Coronavirus Update: Ethics Considerations, Guidance and Resources.
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Alzheimer’s disease and other forms of dementia affect millions of people every year. It is a progressive, terminal disease that starts with mental decline (mild memory loss, confusion, inability to problem-solve, etc.), and advances to a point where individuals become unable to speak and walk, and are dependent on others for assistance with eating, dressing, bathing and toileting.
People with advancing dementia lose the ability to make decisions for themselves and their loved ones will need to make medical decisions for them at some point.
Used with permission from Adrienne Doucette & Denise Weeks. Adrienne Doucette is a companion to those with dementia, a hospice volunteer, and a passionate advocate for end-of-life planning. Denise Weeks is a caregiver, a trained advance care planning facilitator, and the author of Mantra: Repetition in the Land of Alzheimer’s.
Vermont does not have a specific dementia directive. Rather, a dementia directive can be integrated into a Vermont Advance Directive to address specific preferences regarding this disease by adding a statement “see attached dementia directive”.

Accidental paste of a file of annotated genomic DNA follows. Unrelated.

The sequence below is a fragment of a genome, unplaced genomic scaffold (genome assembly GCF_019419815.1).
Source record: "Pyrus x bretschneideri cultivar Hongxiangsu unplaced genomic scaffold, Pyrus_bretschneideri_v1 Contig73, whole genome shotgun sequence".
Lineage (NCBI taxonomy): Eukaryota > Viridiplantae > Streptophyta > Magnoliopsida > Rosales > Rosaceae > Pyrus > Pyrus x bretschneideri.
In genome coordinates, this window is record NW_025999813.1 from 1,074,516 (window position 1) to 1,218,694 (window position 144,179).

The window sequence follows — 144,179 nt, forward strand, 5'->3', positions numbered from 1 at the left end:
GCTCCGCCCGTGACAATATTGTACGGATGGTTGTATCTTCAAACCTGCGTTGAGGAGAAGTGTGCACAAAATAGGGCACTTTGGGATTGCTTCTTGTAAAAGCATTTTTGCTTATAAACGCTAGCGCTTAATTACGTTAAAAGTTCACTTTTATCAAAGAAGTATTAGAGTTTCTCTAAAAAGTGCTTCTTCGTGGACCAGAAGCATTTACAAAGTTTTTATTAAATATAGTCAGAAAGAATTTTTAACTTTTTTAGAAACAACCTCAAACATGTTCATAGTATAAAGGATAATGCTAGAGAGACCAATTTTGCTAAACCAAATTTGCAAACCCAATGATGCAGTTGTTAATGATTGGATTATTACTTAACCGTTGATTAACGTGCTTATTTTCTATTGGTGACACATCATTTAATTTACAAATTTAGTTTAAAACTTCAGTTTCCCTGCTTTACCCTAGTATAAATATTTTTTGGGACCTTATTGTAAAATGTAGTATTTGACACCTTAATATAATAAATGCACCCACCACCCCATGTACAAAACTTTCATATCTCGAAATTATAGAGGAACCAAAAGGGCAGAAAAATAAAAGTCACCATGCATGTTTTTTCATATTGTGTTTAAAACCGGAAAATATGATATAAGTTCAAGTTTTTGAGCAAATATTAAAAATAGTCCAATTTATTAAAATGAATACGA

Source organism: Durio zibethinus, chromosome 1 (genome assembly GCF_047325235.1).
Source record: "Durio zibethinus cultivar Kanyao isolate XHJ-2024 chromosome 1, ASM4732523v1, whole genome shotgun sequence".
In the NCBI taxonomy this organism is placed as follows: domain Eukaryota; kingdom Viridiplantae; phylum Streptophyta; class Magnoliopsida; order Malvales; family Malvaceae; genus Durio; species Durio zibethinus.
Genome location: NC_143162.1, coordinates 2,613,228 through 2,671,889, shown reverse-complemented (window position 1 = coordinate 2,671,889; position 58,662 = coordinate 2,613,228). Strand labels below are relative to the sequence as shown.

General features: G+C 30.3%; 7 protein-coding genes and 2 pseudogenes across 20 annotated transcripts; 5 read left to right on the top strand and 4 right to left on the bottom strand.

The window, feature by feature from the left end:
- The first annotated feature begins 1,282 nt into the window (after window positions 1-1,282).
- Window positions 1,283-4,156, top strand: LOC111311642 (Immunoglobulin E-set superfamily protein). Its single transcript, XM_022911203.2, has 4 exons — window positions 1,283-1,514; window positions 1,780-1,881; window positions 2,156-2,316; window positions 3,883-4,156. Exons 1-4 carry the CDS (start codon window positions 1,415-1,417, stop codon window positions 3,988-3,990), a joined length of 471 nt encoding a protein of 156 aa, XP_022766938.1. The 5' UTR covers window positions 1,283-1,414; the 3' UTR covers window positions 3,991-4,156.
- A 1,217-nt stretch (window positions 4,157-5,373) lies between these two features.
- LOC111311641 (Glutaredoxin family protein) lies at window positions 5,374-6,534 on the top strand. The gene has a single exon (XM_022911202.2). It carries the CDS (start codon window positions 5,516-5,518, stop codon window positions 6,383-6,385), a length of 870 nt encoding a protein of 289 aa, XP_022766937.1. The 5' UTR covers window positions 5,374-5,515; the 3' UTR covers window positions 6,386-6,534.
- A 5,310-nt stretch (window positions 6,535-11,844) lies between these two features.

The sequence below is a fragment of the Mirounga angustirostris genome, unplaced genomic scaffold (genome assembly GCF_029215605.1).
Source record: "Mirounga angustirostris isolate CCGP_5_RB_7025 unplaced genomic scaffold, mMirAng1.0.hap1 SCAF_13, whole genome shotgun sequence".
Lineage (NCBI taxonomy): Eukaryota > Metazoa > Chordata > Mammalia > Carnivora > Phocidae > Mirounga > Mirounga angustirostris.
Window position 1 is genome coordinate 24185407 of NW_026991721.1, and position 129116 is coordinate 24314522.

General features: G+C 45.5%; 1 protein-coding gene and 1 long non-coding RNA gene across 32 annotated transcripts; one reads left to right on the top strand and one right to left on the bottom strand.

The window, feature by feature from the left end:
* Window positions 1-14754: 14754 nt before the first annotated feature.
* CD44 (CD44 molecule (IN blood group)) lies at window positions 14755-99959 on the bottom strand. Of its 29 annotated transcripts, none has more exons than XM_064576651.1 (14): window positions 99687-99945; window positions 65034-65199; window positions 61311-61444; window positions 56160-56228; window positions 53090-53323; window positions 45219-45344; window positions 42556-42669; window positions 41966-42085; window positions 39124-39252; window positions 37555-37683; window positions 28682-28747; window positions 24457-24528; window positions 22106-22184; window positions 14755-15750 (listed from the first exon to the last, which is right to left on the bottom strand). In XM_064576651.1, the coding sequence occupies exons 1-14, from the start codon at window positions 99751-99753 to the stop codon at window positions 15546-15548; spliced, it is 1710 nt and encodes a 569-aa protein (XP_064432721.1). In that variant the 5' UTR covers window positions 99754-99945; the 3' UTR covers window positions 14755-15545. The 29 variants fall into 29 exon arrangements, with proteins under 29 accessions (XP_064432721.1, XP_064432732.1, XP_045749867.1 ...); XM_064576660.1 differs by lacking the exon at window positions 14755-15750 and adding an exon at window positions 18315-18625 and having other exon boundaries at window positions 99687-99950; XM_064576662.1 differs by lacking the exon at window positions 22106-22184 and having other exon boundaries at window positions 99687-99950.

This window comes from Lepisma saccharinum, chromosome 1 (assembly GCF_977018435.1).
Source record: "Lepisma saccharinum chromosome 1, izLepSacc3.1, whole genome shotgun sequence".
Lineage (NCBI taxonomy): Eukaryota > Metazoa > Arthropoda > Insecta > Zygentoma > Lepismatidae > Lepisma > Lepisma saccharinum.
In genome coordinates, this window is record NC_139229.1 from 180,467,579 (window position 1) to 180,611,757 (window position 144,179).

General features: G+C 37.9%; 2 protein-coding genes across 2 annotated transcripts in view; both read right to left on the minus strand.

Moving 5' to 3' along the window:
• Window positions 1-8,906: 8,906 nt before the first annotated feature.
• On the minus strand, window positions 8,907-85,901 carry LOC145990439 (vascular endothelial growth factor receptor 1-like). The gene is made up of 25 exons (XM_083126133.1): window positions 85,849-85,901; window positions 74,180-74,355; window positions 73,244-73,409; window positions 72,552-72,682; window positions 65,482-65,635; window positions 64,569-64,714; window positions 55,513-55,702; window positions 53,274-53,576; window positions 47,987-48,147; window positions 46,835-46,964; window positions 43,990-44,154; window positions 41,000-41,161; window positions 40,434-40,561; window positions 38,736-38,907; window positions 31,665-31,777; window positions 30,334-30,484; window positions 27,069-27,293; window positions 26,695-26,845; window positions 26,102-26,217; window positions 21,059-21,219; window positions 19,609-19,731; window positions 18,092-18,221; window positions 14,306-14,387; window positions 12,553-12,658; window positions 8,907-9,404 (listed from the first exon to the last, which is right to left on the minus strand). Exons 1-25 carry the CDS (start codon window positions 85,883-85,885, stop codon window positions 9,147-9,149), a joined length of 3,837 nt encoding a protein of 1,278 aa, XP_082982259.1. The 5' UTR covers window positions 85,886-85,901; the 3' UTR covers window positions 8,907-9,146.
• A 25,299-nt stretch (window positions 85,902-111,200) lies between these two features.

The following forms have been used by people seeking to communicate specific preferences regarding dementia/Alzheimer’s.
Note: See FAQ on adding a personal statement or additional pages to a Vermont Advance Directive.
For a person seeking to document goals for care at each stage of the disease – mild, moderate and severe – and indicate the level of treatment they would want.Access Form
Enables you to appoint a health care agent, provide detailed instructions about your care, and includes provisions for those with mental health and/or psychiatric considerations.Download Form
For a person to seeking to document their wishes about when to stop providing assistance with oral feeding and fluids due to advance dementia.Access Form
For a person seeking to document the circumstances under which they would or would not want oral food and fluids to be provided due to dementia or Alzheimer’s.Access Form